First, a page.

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Thread: Tracking Devices

  1. #17
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    Quote Originally Posted by Rushy View Post
    Surely with a GS it's a lot easier to remove and replace the rear wheel than it is the front
    Not if you put the chain through the wheel hub
    Who took my muscles and turned them into jelly.
    Took them from my arms and wrapped them around my belly

  2. #18
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    Quote Originally Posted by bigtwin View Post
    ...if trackers reduce insurers costs (through recovery of vehicles rather than total loss) then this will feed through to their customers and should result in reduced premiums.
    Naive.

    IMO, the optimal system to address theft involves multiple elements:

    1. Hide or disguise the bike to reduce the scumbag's knowledge of your bike - garage, shed, back garden, tatty cover.

    2. Secure it to something solid to make it as difficult as possible to move it, even if parked out of sight - use decent chains & locks; the more devices securing the bike, the more difficult.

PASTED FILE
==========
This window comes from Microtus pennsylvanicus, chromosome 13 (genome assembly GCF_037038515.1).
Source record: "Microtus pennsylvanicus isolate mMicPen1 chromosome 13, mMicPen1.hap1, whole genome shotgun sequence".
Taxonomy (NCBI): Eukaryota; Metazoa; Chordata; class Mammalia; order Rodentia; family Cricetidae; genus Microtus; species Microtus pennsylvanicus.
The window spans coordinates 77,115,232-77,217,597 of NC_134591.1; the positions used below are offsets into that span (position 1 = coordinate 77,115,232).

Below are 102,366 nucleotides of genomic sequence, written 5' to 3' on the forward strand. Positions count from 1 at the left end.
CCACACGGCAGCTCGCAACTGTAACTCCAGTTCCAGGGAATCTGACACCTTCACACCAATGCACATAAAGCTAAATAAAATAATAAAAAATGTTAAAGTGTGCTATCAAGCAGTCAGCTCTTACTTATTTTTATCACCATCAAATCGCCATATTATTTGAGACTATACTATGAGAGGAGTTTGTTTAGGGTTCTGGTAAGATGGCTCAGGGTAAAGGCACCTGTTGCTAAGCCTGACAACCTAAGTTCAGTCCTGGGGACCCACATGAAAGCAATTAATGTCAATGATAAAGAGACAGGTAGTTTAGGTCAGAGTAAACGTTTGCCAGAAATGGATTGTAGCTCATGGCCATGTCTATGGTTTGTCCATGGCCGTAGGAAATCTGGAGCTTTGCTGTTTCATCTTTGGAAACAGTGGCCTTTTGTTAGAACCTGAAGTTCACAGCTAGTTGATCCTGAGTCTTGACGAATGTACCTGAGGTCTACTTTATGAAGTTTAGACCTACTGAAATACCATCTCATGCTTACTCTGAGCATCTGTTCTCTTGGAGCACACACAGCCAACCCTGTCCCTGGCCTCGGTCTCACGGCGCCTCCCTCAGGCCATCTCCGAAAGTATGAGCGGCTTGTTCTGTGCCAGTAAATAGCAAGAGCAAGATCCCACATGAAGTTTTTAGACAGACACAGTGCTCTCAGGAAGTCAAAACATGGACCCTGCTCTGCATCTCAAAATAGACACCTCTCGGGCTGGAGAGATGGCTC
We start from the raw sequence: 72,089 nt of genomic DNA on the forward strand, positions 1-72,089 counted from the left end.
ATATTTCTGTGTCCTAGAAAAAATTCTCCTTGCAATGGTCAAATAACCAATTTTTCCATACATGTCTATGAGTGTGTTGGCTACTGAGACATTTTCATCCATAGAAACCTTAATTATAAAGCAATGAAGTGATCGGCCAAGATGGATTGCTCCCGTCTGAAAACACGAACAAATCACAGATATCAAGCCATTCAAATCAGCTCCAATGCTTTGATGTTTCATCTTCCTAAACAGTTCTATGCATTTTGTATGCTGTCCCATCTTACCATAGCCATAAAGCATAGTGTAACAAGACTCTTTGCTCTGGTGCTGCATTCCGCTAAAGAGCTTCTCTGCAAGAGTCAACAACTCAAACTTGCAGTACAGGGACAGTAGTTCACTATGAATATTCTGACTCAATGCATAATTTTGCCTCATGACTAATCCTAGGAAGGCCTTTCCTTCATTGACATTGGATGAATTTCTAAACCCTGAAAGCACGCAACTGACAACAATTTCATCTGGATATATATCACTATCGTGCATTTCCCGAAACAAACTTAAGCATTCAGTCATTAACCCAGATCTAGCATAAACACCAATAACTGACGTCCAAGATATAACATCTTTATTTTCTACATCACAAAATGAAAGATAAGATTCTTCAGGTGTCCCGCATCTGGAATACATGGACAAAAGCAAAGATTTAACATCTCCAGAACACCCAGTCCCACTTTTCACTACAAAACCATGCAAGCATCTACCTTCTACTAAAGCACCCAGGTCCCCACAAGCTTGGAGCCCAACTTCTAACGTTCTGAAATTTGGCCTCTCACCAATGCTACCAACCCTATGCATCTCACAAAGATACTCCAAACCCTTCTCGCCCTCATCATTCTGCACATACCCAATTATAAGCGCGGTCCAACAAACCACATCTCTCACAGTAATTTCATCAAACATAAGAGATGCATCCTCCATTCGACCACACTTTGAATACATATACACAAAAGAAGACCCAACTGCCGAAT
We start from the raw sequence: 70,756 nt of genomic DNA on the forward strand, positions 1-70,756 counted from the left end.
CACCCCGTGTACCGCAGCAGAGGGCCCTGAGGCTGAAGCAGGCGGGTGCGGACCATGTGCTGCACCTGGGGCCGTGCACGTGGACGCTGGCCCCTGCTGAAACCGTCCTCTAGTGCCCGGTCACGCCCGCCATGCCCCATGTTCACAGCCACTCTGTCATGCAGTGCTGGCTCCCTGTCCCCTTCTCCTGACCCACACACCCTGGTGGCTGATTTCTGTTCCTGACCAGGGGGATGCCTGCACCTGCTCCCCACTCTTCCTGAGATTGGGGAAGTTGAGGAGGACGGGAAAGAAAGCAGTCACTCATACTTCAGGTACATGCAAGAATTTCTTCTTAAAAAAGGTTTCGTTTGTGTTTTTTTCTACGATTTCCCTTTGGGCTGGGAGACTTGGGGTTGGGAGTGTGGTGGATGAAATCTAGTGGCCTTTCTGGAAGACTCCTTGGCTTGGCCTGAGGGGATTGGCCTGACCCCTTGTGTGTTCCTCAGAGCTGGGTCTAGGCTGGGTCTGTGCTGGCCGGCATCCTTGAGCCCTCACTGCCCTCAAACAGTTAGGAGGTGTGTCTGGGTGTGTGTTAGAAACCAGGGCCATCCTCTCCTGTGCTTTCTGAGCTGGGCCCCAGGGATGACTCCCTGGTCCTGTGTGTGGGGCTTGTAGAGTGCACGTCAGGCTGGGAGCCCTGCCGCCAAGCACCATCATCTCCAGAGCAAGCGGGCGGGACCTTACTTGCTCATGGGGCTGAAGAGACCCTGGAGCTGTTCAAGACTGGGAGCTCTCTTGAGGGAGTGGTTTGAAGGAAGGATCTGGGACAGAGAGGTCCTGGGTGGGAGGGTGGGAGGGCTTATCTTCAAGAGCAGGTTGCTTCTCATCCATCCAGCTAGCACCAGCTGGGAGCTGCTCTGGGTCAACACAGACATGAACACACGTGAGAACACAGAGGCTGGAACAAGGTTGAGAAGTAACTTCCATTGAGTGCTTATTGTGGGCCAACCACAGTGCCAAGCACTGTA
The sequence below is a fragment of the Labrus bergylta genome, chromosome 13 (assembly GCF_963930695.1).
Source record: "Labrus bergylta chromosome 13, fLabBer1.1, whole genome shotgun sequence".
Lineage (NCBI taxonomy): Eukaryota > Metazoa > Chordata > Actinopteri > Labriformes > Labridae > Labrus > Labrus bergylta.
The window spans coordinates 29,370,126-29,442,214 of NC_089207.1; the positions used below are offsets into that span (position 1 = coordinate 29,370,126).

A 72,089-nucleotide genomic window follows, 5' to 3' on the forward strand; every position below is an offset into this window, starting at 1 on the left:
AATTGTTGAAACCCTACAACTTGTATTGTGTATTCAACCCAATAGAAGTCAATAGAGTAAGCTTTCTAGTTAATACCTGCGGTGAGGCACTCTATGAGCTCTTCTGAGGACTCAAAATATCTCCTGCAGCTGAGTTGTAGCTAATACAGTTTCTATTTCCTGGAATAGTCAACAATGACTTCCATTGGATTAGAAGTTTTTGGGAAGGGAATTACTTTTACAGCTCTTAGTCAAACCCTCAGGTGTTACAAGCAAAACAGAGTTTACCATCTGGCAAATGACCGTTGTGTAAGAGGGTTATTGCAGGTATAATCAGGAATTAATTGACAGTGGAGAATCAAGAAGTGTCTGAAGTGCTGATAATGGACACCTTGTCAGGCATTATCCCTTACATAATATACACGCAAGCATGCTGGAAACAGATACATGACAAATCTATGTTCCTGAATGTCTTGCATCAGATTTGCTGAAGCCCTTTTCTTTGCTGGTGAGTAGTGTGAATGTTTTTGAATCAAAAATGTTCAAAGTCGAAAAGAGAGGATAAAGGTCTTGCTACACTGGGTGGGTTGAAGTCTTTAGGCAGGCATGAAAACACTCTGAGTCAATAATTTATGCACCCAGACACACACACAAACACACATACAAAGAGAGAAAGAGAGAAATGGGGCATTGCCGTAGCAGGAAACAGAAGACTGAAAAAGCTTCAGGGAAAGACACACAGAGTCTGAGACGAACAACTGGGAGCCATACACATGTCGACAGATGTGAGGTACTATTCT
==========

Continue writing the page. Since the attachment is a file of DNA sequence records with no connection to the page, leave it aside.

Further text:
3. Make it difficult to manoeuvre - steering lock, disc locks, U-locks, park up tight to a wall and/or park your car up tight to the bike.

    4. Use some means of detection - alarm, tape down the horn button, alarmed lock, CCTV.

    5. Use some means of immobilisation - immobilisor, DIY-wired hidden kill switch.

    6. Use some means of tracking - maybe consider using primary device and a second basic device.

    7. Have decent insurance.

    Most important is to give a shit. The bike with the above will almost certainly be passed over for the bike parked uncovered on a public street with just the steering lock used.

    Good work OP - the world of trackers seems to be a bit of a murky quagmire; very hard to tell what's what. And I like to know about what I'm looking at, rather than trusting sales blurb or people.

  3. #19
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    Quote Originally Posted by Marks adventure View Post
    Not if you put the chain through the wheel hub
    Oh yeah , good point well made
    As the great philosopher Keating once wrote " Life is a rollercoaster, you just gotta ride it!" ------Amen